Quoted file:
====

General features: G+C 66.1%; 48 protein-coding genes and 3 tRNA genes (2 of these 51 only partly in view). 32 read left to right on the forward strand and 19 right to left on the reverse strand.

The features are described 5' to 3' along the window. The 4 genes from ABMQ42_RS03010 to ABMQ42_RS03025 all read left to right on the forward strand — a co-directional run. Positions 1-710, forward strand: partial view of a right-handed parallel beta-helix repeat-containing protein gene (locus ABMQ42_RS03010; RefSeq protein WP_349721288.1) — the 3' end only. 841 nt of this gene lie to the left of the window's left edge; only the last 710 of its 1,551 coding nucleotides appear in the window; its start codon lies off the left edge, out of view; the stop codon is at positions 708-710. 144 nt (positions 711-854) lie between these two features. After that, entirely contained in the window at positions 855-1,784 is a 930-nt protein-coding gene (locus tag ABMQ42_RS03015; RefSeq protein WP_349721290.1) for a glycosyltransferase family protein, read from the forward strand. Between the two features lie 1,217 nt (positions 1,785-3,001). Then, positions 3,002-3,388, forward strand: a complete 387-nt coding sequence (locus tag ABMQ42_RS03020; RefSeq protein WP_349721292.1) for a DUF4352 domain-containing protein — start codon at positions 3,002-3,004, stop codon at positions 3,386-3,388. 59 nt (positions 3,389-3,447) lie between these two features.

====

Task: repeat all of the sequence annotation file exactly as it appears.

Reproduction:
General features: G+C 66.1%; 48 protein-coding genes and 3 tRNA genes (2 of these 51 only partly in view). 32 read left to right on the forward strand and 19 right to left on the reverse strand.

The features are described 5' to 3' along the window. The 4 genes from ABMQ42_RS03010 to ABMQ42_RS03025 all read left to right on the forward strand — a co-directional run. Positions 1-710, forward strand: partial view of a right-handed parallel beta-helix repeat-containing protein gene (locus ABMQ42_RS03010; RefSeq protein WP_349721288.1) — the 3' end only. 841 nt of this gene lie to the left of the window's left edge; only the last 710 of its 1,551 coding nucleotides appear in the window; its start codon lies off the left edge, out of view; the stop codon is at positions 708-710. 144 nt (positions 711-854) lie between these two features. After that, entirely contained in the window at positions 855-1,784 is a 930-nt protein-coding gene (locus tag ABMQ42_RS03015; RefSeq protein WP_349721290.1) for a glycosyltransferase family protein, read from the forward strand. Between the two features lie 1,217 nt (positions 1,785-3,001). Then, positions 3,002-3,388, forward strand: a complete 387-nt coding sequence (locus tag ABMQ42_RS03020; RefSeq protein WP_349721292.1) for a DUF4352 domain-containing protein — start codon at positions 3,002-3,004, stop codon at positions 3,386-3,388. 59 nt (positions 3,389-3,447) lie between these two features.